The other day, Portland Transport reported on the Westside Service Enhancement Plan. While wondering about the funding sources for such an ambitious expansion of service, I did take it seriously as a planning activity–and indeed, there are quite a few good ideas in there that I would love to see implemented.
However, in my wonky haste to discuss all the fun parts–I missed this little tidbit at the end:
Additionally, full implementation of the plan is limited until we are able to restructure our employee benefits.
A few readers have suggested that this “plan” is little more than a public relations ploy which TriMet is attempting to use to drum up support for its position in the ongoing contract negotiations–and something to be discarded if and when the agency wins the concessions from the union which it seeks. I have little reason to doubt the good faith and professionalism of TriMet’s planning staff, and it’s commonplace for planning activities to include more than an agency has the ability to pay for (this provides decision-makers with more options to consider). However, when planning documents (and planning outreach materials) come laden with an asterisk, it raises red flags all over the place.
And then a link to this “Save Our Service” page appeared in my inbox–promoting a “Transit Day” event at the state capitol in Salem, at which concerned riders will be invited to–well, it’s not precisely clear what participants in this even will be asked to do, beyond generic types of political activity. But the page in question is chock full of dire warnings, including the recent warning of 70% service cuts in the future, unless “reform” to the union contract happens. (ATU, naturally, disputes these warnings).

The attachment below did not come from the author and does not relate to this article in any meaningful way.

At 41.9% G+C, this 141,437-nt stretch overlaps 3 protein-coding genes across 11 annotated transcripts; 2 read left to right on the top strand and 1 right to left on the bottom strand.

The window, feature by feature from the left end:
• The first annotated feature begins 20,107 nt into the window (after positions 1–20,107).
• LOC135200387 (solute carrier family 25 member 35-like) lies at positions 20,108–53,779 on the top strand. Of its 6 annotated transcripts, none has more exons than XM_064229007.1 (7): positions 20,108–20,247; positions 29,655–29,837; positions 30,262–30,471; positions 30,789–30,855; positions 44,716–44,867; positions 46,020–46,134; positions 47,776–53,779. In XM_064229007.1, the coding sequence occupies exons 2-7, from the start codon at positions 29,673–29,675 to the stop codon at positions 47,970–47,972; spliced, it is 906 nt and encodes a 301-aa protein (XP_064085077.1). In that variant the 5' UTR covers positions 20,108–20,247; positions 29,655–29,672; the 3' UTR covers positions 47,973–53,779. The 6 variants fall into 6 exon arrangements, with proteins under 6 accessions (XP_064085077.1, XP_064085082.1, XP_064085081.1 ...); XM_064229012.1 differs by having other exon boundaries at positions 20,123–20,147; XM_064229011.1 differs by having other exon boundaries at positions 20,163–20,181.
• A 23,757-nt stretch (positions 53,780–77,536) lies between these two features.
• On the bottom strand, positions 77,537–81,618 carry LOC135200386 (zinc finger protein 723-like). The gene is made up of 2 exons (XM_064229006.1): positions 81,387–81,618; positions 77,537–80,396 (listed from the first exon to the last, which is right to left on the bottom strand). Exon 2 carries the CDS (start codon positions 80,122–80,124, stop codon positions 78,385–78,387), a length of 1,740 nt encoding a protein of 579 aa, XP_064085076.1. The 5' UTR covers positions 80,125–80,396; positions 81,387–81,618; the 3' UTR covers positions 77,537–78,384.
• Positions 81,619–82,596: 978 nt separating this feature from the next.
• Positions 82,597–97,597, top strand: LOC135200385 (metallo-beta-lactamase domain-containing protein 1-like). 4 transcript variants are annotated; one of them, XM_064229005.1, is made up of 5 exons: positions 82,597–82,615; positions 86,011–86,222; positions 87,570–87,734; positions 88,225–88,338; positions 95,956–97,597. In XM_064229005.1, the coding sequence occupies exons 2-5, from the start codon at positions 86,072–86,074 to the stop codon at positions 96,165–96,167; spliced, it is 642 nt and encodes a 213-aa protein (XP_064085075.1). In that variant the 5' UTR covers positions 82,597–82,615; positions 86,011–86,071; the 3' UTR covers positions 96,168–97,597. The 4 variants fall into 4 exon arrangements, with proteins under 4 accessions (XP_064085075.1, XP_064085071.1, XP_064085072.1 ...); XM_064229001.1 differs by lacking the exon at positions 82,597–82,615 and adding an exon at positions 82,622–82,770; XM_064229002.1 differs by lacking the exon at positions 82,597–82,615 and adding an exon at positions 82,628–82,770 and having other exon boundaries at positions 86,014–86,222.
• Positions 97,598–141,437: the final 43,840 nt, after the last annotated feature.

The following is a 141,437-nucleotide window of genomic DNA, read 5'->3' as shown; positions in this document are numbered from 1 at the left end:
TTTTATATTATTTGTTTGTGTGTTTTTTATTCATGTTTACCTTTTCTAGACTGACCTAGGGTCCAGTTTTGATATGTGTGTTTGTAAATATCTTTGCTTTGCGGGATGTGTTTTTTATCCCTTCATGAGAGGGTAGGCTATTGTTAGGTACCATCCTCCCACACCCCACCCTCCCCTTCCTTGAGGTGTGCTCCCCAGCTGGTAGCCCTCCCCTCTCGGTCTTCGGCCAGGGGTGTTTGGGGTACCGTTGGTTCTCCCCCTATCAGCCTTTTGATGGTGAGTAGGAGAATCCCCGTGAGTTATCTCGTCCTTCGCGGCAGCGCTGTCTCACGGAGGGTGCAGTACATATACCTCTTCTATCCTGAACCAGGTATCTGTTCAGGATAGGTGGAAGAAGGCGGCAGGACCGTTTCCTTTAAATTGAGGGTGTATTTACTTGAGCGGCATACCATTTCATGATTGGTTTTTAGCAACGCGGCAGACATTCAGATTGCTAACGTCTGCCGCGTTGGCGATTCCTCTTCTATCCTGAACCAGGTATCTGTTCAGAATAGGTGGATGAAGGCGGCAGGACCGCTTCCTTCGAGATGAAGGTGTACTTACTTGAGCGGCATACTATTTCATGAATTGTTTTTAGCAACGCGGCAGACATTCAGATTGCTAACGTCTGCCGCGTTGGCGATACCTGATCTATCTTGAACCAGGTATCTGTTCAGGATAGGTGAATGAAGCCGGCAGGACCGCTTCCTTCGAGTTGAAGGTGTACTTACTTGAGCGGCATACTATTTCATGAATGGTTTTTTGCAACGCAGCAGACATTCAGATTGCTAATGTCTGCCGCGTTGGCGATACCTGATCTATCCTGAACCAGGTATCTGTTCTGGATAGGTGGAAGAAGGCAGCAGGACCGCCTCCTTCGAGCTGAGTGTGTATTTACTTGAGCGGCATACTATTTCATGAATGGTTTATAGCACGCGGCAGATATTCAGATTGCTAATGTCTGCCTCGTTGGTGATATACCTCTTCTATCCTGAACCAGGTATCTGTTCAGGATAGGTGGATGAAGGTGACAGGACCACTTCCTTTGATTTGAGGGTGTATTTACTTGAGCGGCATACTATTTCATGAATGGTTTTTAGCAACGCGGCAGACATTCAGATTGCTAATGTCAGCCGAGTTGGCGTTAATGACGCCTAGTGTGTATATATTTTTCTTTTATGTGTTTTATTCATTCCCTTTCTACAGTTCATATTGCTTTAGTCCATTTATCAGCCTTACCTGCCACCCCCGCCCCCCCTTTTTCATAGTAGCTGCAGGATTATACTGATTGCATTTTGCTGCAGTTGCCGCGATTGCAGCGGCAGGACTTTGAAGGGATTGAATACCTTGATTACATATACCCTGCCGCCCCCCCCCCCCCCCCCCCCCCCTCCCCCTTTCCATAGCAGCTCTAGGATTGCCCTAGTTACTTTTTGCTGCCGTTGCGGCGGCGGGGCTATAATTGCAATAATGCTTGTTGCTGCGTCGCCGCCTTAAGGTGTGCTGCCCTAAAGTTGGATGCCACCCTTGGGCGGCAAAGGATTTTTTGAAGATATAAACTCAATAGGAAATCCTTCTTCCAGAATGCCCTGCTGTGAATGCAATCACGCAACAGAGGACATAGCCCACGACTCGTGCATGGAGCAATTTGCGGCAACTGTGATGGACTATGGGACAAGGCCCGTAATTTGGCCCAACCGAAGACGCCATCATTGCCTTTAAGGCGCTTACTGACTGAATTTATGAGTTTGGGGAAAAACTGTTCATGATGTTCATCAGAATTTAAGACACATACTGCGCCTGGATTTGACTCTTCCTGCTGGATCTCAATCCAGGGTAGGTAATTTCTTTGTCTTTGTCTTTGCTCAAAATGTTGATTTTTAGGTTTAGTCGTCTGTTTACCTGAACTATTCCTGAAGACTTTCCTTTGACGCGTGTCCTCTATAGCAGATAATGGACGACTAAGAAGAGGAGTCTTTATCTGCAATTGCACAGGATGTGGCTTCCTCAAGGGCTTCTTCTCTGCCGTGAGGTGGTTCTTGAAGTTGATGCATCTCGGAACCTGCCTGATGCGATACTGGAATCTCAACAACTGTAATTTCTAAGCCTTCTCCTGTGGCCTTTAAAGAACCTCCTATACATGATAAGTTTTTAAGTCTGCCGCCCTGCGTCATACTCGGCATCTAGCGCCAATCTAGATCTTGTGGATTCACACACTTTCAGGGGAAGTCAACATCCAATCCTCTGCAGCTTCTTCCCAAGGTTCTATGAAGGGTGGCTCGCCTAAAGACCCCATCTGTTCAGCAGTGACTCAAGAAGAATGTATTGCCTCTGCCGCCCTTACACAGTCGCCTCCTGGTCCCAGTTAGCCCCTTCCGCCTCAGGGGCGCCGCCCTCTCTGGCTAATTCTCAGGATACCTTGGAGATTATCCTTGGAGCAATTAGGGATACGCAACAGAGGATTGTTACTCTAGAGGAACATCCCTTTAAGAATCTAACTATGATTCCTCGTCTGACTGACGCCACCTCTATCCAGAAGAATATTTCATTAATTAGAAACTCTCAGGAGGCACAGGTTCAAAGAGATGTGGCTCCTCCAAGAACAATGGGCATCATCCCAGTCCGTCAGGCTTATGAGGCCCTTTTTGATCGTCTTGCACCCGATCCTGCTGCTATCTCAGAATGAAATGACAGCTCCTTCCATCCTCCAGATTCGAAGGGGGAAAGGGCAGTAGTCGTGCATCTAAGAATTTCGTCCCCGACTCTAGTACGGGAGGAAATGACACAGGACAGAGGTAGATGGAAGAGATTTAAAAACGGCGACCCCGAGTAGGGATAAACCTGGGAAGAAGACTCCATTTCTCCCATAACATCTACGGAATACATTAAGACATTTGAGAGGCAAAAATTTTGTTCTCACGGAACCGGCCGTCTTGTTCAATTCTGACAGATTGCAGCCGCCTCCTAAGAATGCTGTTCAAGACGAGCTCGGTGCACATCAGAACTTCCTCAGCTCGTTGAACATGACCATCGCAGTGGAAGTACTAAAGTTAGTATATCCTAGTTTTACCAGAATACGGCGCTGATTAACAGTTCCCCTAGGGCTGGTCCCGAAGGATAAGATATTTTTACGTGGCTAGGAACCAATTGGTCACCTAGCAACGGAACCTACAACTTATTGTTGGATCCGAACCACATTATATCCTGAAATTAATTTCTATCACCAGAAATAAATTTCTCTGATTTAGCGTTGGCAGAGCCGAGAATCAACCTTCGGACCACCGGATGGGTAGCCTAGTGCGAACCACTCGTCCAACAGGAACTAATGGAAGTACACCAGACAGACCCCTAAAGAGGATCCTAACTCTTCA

At any rate–given that the disagreement is fundamentally over healthcare benefits and costs–union workers aren’t getting richer if they have their way, it’s just that a particular defined benefit (health insurance) has gotten ridiculously more expensive over the years–perhaps reform of this problem would be more productive? After all, the medical industry is claiming an ever-larger share of the economic pie–and everyone else is left fighting over whose own piece will have to shrink as a result. In the private sector, workers have continually gotten the short end of this particular stick. HCR is, of course, a difficult nut to crack–even the modest reforms that made up Obamacare were quite politically costly for the Democrats, and in the current political climate, further reforms are pretty much off the table, at least at a national level. But this, folks, is the real problem–those of us who care about transit, whether as riders or drivers, are right now fighting over scraps.